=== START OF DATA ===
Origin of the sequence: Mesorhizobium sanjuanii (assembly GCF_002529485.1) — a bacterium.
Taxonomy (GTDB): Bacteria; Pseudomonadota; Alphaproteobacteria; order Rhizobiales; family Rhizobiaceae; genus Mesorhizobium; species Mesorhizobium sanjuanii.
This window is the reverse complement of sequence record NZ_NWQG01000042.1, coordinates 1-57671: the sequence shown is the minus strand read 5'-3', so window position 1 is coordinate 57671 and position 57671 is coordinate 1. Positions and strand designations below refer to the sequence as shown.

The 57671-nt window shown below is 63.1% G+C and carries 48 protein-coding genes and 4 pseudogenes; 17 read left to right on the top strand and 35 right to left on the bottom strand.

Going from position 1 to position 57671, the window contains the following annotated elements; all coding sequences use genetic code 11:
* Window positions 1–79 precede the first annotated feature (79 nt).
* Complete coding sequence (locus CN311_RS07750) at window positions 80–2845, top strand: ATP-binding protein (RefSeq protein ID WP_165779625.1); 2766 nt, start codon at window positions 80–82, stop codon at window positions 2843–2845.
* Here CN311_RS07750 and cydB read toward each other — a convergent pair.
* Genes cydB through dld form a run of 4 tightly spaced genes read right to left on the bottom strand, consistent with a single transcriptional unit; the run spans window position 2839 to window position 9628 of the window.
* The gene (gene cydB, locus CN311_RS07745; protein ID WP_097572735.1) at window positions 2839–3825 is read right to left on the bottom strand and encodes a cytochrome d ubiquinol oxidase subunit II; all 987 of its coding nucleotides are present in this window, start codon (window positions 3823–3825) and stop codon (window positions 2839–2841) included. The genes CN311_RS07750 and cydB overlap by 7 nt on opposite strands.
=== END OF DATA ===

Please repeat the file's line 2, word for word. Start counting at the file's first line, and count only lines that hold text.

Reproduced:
Taxonomy (GTDB): Bacteria; Pseudomonadota; Alphaproteobacteria; order Rhizobiales; family Rhizobiaceae; genus Mesorhizobium; species Mesorhizobium sanjuanii.